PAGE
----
A libertarian inclined blog for teachers and learners of all ages. Comments, emails and links to other educational stuff welcome.

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Next entry: The jaws of bias
Previous entry: Musical compulsion
Wednesday January 09 2008

From the BBC today:

Pupils are being taught which cutlery to use and whether to remove their jackets at dinner at an independent school in Brighton.

Brighton College introduced the classes in etiquette after a survey of company directors said graduates displayed impoliteness and poor table manners.

Headmaster Richard Cairns said exams were “only part” of preparation for adult life.

Strictly speaking that’s all about etiquette rather that manners, but the two things overlap, rather as, on the grandest educational scale, “training” and “education” do.  Teach the particulars, and while doing that, smuggle in and draw out the underlying principles.

The survey last month by the Institute of Directors said a quarter of company directors believed recent graduates showed impoliteness and poor table manners which could project an unprofessional image.

There you go.  Impoliteness.

In my tiny career as a part-time teacher I have found myself also trying to teach Ps and Qs of the politeness sort as well as of the merely alphabetical.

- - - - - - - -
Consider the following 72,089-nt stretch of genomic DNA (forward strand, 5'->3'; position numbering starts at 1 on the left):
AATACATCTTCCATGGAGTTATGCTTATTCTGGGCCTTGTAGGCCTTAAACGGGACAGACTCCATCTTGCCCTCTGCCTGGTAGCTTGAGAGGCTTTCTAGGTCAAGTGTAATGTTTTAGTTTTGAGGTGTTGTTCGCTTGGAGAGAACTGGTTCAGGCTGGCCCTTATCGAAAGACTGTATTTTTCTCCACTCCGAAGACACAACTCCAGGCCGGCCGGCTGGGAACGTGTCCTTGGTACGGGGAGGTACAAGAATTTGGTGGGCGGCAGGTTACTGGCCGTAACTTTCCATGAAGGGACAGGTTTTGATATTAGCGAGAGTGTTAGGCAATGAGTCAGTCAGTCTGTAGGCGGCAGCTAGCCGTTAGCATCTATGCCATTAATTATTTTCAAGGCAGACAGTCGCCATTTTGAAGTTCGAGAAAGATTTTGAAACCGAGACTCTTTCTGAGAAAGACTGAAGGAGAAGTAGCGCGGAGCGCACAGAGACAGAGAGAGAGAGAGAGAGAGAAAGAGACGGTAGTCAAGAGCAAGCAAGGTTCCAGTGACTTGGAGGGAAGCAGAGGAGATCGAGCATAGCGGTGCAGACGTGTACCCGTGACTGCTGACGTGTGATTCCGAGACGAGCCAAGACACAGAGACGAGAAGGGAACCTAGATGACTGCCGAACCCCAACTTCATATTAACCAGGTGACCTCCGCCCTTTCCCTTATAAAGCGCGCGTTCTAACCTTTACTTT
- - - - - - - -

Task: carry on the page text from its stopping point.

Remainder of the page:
With younger children, I find that the key skill they need at least to know about is simply paying attention.  “Look at me when I’m talking to you!” is something you hear a lot in many classrooms, often – alas – in a very impolite tone.  The way I sometimes phrase it is: “Please at least pretend to pay attention”.  Because a lot of good behaviour does start as pretence, projecting the wrong “image” as the quote above says, just looking as if you are listening, just going through the correct motions.  (This is why etiquette elides into manners.) Later you get into the part, as the actors say.  Pay attention, or look like you’re paying attention, and the person you’re talking too won’t get angry, and is more likely to do what you want.  I try to sell good manners by explaining what they accomplish, rather than merely demand them.

Sometimes I like to demonstrate what if feels like not to be listened to by talking to them while looking away.  “Not so nice, is it?” Close to the heart of good manners is being able to see things, and in particular yourself, from the other person’s point of view.

Another particular thing I find myself trying to teach children is hellos and goodbyes.  Hand shake, eye contact.  Young boys like to get in on the lesson by teaching me their much more complicated hand-shakes, which involve things like high fives, and they then take great pleasure in doing them when we meet again, correcting me until I get it right.  Basically, my lesson about hellos and goodbyes is: do this.  It helps.  The people you deal with will feel less taken for granted.